July 26, 2013
What is the grossest thing that can happen to you while you are biking? Give up? Being splattered by freshly killed roadkill juice that’s what—did I mention it was a skunk? This was my luck the other day as I was heading over to a picnic at the newly opened Echo Park Lake. Needless to say this trauma has caused me to extra vigilant and observant of roadkill of late. So much so, that I’ve even taken to participating in roadkill science—see it’s not creepy to get up close and personal with roadkill—it’s science! Tuesday, on my day off, I drove around town looking for roadkill. I found two unfortunate animals who tried to cross the road (okay one of them was crossing a parking lot, but that makes for a terrible joke). I took pictures of them and submitted them to the California Roadkill Observation System (CROS). It was really easy, and I liked the fact that I didn’t have to sign up or make an account. Here are the entries: A pigeon that expired in an In-N-Out parking lot:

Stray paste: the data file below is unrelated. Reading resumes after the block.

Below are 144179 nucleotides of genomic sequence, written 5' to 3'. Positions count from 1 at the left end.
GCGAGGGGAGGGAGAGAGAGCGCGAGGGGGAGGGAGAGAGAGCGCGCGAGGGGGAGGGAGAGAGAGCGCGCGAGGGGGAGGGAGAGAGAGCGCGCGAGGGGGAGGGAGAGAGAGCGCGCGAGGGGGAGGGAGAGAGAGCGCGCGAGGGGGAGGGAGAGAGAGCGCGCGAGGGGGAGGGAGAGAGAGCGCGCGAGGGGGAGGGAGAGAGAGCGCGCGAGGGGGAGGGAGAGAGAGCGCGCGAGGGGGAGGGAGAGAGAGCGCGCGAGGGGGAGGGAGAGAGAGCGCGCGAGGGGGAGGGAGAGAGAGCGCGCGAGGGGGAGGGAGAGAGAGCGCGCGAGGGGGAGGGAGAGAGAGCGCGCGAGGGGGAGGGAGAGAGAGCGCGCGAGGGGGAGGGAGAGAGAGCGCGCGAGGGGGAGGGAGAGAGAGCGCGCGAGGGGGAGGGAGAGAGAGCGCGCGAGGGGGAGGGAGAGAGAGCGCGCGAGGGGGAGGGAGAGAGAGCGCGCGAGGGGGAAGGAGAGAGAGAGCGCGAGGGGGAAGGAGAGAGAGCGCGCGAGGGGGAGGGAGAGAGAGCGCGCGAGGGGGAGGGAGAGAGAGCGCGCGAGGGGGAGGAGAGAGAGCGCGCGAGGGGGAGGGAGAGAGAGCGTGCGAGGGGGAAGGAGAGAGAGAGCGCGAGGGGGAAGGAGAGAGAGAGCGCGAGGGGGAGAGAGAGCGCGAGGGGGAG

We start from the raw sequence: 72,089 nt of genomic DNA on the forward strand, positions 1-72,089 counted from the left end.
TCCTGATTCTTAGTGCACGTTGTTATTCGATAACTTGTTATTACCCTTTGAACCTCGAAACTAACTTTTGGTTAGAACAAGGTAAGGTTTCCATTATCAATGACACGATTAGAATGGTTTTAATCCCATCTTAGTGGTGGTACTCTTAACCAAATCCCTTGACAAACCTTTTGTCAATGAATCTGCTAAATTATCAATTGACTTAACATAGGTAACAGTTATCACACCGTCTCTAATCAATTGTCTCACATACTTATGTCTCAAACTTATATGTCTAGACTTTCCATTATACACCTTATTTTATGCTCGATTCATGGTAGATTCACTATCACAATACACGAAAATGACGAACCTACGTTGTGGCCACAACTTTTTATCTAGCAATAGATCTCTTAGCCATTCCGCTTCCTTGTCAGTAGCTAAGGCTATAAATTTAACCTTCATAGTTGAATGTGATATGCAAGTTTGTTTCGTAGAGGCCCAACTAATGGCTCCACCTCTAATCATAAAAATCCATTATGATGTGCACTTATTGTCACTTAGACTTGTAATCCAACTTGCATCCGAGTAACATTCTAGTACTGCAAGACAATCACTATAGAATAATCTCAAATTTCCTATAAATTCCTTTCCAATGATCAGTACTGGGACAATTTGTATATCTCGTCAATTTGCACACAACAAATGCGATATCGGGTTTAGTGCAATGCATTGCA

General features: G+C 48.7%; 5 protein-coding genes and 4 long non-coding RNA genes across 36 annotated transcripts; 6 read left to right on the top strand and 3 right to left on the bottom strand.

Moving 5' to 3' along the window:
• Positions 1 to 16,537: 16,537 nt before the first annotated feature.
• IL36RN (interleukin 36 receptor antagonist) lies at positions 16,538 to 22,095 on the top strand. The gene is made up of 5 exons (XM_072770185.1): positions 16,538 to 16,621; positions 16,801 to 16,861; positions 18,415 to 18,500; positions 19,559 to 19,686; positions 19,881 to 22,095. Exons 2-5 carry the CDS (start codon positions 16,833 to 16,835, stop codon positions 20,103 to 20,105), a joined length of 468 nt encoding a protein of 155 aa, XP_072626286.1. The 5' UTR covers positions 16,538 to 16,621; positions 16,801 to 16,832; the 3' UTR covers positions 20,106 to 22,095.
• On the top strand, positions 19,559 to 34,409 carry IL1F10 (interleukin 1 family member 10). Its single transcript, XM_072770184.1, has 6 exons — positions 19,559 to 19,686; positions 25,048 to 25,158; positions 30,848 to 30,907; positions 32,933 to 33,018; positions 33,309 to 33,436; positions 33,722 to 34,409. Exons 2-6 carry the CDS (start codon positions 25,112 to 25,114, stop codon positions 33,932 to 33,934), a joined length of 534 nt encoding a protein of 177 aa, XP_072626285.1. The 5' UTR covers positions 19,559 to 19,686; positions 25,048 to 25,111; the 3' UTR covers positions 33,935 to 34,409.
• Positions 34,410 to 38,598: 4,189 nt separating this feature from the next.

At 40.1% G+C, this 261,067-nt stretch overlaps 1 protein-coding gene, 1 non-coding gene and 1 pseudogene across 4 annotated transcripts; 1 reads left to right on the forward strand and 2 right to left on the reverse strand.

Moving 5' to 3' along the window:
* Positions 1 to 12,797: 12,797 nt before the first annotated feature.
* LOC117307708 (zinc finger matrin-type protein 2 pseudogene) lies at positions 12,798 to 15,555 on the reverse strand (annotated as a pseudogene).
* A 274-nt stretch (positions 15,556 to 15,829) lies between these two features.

An Eastern Fox Squirrel that didn’t cross the road, in the Larchmont area:
But what’s the bigger picture here? Why do scientists care about roadkill observations? Why has Fraser Shilling, biologist at UC Davis’ Road Ecology Center, bothered to create CROS? “According to the Humane Society of the United States, over a million animals are killed every day on our roads and highways. We have created CROS to provide a way for people like you to report roadkill so that we can understand and try to influence the factors that contribute to roadkill.” When I read, “a million animals a day,” I was pretty floored. And then I realized this was just North America we’re talking about! I feel a bit powerless in this situation. I guess the best I can do is ride my bike a bit more, and try to stop and take a picture of roadkill when I see it. Then maybe, just maybe, the research findings can influence design of sustainable transportation systems that will mitigate impacts on natural landscapes and the wildlife that calls it home.